Did you know cholesterol is actually a powerful antioxidant of the body, protecting us against cancer and free radical damage? Cholesterol is also essential in the manufacturing of our sex, growth and immune hormones, bile acid and vitamin D synthesis. Not quite the baddie it’s been made out to be. For optimum health, choose quality sources of cholesterol from eggs, extra virgin olive oil, coconut oil, nuts, seeds, avocado, butter, ghee, full fat dairy and organic animal stock. As well as good fats, chicken stock supplies us with many important nutrients like vitamins A and C. There must be a reason why almost all cultures include a chicken soup in their traditional cooking repertoire. This recipe epitomises the nourishing autumn dish; a contemporary translation of an old favourite. Hopefully it makes you smile from the inside like it does for us.






Skill level

Average: 4.3 (5 votes)


  • ½ tbsp organic cultured butter
  • ½ white onion, sliced
  • 250 g skinless chicken thighs, seasoned with sea salt and pepper
  • 500 ml chicken stock
  • 2 sprigs thyme
  • 1 celery stalk, chopped
  • 1 carrot, chopped
  • freshly ground black pepper, to taste
  • ½ sweet potato, sliced into ½ cm rounds
  • 175 g kale, shredded
  • 140 g peas
  • ½ bunch spring onion, sliced
  • 1 fresh chilli, chopped (optional)



  • 1 large handful of kale or spinach
  • 1 bunch basil
  • 1 bunch parsley
  • ½ cup macadamias
  • 1–2 tbsp lemon juice
  • 4 cloves garlic, crushed
  • ½ tsp pepper
  • 4 tbsp macadamia oil (or extra virgin olive oil)
  • sea salt, to taste

Cook's notes

Oven temperatures are for conventional; if using fan-forced (convection), reduce the temperature by 20˚C. | We use Australian tablespoons and cups: 1 teaspoon equals 5 ml; 1 tablespoon equals 20 ml; 1 cup equals 250 ml. | All herbs are fresh (unless specified) and cups are lightly packed. | All vegetables are medium size and peeled, unless specified. | All eggs are 55-60 g, unless specified.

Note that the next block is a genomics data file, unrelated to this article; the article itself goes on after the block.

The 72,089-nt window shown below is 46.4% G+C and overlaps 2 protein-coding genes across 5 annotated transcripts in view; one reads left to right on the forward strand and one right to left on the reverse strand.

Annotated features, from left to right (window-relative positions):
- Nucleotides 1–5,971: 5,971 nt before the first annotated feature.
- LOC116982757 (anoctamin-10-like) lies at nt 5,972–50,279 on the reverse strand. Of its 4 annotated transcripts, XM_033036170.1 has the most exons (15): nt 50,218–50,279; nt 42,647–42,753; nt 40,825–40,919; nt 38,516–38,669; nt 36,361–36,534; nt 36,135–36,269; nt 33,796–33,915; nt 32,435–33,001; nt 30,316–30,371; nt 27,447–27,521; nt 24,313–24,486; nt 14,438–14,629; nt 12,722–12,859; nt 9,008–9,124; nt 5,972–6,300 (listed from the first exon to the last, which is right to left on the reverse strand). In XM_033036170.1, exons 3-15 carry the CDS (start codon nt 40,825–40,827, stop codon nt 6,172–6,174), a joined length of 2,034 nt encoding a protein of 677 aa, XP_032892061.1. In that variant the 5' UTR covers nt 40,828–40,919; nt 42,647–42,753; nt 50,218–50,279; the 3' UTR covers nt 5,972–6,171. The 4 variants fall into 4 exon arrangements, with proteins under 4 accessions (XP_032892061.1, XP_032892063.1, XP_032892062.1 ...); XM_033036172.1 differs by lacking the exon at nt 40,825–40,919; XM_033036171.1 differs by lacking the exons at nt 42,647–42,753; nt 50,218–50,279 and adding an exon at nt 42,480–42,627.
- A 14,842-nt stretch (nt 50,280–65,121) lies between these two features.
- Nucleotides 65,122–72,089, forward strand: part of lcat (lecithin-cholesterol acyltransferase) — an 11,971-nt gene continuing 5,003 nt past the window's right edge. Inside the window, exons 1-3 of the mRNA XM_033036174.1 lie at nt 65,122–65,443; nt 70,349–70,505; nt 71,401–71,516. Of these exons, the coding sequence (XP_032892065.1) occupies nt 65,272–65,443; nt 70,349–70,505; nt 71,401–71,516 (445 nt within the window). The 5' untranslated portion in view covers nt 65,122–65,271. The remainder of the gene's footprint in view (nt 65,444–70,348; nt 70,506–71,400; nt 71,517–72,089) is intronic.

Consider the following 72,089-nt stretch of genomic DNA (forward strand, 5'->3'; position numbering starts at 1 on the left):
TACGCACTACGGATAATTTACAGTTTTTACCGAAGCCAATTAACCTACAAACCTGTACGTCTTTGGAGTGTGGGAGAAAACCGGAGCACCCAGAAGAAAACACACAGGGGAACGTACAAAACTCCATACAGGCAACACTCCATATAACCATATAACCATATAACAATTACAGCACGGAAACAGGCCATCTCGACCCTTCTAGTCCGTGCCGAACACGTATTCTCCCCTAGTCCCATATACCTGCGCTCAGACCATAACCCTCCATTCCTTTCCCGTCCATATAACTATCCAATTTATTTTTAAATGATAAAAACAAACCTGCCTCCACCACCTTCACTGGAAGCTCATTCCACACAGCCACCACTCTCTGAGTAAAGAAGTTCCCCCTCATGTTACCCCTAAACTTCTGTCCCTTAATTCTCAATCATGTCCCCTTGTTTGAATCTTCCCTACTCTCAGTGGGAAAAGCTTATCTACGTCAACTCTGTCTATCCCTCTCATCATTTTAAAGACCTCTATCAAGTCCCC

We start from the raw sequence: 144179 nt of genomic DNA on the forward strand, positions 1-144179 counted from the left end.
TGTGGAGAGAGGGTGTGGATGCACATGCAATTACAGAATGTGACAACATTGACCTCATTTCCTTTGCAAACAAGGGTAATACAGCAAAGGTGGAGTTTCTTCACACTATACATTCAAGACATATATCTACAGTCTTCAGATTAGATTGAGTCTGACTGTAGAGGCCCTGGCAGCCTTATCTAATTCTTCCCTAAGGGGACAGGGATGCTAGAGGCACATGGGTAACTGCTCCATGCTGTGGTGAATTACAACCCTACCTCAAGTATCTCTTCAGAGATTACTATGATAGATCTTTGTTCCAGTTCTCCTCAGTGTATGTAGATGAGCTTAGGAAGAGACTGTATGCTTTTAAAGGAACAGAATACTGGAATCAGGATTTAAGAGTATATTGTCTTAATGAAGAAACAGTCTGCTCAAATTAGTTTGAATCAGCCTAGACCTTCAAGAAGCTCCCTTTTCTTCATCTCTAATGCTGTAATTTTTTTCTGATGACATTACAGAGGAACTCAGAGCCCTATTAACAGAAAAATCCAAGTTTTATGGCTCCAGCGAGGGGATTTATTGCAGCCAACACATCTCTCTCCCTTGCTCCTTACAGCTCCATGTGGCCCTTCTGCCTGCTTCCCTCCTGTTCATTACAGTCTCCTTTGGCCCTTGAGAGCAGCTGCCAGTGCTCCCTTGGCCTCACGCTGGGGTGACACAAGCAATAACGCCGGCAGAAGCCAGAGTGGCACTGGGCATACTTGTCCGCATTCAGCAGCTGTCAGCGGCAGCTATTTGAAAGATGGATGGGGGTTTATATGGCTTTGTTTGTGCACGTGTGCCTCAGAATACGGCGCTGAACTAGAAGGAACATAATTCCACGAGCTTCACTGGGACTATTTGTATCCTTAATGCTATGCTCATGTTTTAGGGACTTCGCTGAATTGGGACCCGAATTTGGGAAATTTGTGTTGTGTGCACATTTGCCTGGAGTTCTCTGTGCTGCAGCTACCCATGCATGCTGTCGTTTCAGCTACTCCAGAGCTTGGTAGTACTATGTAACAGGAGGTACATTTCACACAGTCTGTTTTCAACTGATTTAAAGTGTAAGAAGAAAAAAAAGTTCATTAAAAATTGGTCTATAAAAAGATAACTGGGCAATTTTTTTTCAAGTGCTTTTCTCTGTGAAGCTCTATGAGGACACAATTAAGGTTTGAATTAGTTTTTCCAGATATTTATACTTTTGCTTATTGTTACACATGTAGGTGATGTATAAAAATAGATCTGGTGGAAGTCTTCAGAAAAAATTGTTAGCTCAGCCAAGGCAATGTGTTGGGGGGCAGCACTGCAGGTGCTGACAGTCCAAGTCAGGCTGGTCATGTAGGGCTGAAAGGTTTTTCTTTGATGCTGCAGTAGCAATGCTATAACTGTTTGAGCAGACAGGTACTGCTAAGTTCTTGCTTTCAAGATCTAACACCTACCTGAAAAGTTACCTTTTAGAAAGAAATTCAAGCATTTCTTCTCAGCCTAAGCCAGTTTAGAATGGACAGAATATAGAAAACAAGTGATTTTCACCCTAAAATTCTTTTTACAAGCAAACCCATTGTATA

To make the pesto, blanch kale or spinach in boiling water for 1 minute, then plunge into cold water to stop the cooking process. Now blend it with the rest of the ingredients in a food processor until a thick paste forms. If you prefer a runnier pesto, add more oil. Set aside.

To make the chicken, heat the butter in a large, heavy pan. On a low-medium heat, fry the onions until soft. Add the chicken and fry until the chicken is lightly browned, then add the stock, thyme, celery, carrot and freshly ground black pepper. Bring it to the boil, cover, reduce heat and simmer for 10 minutes.

Add the sweet potato and simmer for a further 10 minutes, or until the chicken is cooked and the sweet potato is soft.

Stir through the kale, peas, spring onion and chilli (if using). Bring the pot back up to the boil, then cover and cook for a further 5 minutes. Divide between 2 bowls, stir 1 tablespoon of pesto into each bowl, and serve.



• Pesto can be made in a variety of ways and is a great way to liven up many dishes. Feel free to use any greens and herbs you like depending on the season (although basil is pretty much always a staple). Store in a sterilised glass jar for around one week.


Recipe from The Life Holistic by Georgia Wall, with photographs by Nikki To.